2

In England, there was scarcely an amount of order and protection to justify much national boasting. Daring burglaries by armed men, and highway robberies, took place in the capital itself every night; families were publicly cautioned not to go out of town without removing their furniture to upholsterers’ warehouses for security; the highwayman in the dark was a City tradesman in the light, and, being recognised and challenged by his fellow-tradesman whom he stopped in his character of “the Captain,” gallantly shot him through the head and rode away;

(Source: A Tale of Two Cities, by Charles Dickens.)

I am really wondering what the bold part means. Would any one please shine a light on it in a readily-accessible way?

closed as off-topic by user6951, Chenmunka, ColleenV, Adam, Ben Kovitz Mar 9 '15 at 21:45

This question appears to be off-topic. The users who voted to close gave this specific reason:

  • "This question should include more details than have been provided here. Please edit to add the research you have done in your efforts to answer the question, or provide more context. See: Details, Please." – Community, Chenmunka, ColleenV, Adam
If this question can be reworded to fit the rules in the help center, please edit the question.

  • 2
    What effort have you put into understanding this clause? What specifically do you not understand? Unless you narrow your question, it is too broad and unclear what specific usage in English that you have difficulty with. As such it comes across as a question about reading comprehension, which seems to me is off-topic. – user6951 Mar 9 '15 at 18:48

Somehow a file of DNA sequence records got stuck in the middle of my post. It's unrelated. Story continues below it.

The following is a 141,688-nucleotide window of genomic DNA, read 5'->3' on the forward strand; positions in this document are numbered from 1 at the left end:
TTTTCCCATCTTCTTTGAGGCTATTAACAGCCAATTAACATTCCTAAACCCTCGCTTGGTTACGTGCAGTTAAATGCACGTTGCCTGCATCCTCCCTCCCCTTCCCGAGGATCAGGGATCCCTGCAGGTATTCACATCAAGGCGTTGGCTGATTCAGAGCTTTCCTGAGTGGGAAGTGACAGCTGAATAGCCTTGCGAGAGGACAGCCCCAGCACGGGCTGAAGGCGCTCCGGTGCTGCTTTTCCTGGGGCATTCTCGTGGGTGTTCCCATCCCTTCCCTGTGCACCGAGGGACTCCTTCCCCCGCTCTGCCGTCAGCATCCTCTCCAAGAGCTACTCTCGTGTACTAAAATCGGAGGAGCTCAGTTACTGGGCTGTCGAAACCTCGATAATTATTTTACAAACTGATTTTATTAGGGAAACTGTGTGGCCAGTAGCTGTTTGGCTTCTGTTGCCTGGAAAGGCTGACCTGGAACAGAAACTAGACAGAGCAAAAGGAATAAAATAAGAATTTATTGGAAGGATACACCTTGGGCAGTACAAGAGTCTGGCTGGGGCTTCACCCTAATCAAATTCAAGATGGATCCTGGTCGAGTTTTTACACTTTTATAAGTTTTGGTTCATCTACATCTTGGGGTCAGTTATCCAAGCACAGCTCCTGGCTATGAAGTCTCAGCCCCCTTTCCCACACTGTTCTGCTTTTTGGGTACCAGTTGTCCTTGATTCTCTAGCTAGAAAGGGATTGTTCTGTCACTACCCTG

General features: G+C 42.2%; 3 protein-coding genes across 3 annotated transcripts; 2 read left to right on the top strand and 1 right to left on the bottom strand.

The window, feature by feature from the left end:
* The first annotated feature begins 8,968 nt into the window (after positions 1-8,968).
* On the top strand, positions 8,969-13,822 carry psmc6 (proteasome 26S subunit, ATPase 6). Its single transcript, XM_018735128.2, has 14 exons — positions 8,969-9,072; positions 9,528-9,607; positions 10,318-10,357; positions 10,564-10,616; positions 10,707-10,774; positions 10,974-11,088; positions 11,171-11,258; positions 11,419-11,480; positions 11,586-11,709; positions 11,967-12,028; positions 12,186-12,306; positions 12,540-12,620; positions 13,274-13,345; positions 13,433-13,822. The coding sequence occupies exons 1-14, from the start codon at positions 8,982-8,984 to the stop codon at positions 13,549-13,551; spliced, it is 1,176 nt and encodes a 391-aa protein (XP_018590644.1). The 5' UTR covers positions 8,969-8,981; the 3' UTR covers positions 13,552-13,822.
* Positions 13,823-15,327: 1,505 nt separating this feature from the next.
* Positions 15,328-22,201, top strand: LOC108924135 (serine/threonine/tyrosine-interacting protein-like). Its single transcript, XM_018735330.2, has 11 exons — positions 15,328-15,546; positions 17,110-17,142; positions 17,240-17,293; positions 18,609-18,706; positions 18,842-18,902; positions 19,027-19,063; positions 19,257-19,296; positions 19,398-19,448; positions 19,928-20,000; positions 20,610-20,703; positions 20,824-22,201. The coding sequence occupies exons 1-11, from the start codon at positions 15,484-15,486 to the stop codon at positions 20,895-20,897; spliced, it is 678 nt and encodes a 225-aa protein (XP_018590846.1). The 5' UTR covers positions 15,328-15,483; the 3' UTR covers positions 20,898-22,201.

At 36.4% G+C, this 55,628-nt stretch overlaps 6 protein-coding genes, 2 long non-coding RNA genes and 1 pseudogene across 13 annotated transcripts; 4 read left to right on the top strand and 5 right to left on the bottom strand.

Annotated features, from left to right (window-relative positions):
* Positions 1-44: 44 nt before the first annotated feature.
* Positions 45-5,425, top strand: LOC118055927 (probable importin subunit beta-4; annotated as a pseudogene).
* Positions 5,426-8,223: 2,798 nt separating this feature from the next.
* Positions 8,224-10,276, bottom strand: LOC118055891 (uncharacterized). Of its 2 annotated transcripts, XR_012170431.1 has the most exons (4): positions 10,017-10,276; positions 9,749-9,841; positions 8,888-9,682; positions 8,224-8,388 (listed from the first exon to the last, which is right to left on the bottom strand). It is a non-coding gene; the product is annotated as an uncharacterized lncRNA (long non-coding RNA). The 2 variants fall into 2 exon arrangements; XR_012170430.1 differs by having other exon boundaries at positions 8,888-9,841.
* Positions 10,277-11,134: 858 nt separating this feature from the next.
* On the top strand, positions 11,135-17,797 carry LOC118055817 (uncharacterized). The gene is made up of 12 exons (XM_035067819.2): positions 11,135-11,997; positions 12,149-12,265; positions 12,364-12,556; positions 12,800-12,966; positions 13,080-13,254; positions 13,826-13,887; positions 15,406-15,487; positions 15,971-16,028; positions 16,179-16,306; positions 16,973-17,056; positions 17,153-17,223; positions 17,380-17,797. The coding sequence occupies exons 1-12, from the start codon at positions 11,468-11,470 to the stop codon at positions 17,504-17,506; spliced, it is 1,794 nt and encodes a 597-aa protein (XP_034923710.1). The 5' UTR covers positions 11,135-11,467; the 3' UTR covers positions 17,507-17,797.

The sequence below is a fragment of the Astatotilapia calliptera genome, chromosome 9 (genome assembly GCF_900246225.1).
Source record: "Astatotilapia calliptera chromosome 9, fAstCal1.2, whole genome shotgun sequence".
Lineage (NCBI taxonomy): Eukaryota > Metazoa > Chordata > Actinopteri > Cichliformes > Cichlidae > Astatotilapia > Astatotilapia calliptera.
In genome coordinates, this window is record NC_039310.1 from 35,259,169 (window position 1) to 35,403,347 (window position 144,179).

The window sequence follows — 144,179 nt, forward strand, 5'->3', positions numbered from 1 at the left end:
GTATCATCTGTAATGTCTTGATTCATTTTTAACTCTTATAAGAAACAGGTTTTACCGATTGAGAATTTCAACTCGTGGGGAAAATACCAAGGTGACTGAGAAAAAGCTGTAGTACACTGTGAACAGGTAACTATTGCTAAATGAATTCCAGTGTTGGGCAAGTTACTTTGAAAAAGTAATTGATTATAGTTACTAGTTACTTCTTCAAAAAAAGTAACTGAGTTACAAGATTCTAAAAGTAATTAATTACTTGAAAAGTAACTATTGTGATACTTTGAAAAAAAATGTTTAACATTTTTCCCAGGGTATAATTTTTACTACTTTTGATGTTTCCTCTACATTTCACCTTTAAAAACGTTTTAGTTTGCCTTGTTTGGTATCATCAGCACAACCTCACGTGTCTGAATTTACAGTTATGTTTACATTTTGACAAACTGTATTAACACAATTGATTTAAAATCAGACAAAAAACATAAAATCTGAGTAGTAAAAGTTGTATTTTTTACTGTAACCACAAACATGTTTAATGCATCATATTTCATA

3

"the highwayman in the dark was a City tradesman in the light, and, being recognised and challenged by his fellow-tradesman whom he stopped in his character of “the Captain,” gallantly shot him through the head and rode away;"

The statement means that a City tradesman was secretly a highwayman who, after being recognised by a friend/colleague, shot the colleague in the head. It then tells of how the highwayman left the area on his horse.

The extract as a whole talks about how no-one could be trusted, even those who you'd think you could (like the later mentioned tradesman.)

-2

Without delving too far (and thus complicating things) it seems that, as an example, there was this one guy who was a legitimate businessman by day but turned out to be an armed robber at night - disguising himself as "The Captain" until he was recognized and killed.

  • 2
    I don't believe that the highway man was the person who was shot, here. – HarryCBurn Mar 9 '15 at 18:39

Not the answer you're looking for? Browse other questions tagged or ask your own question.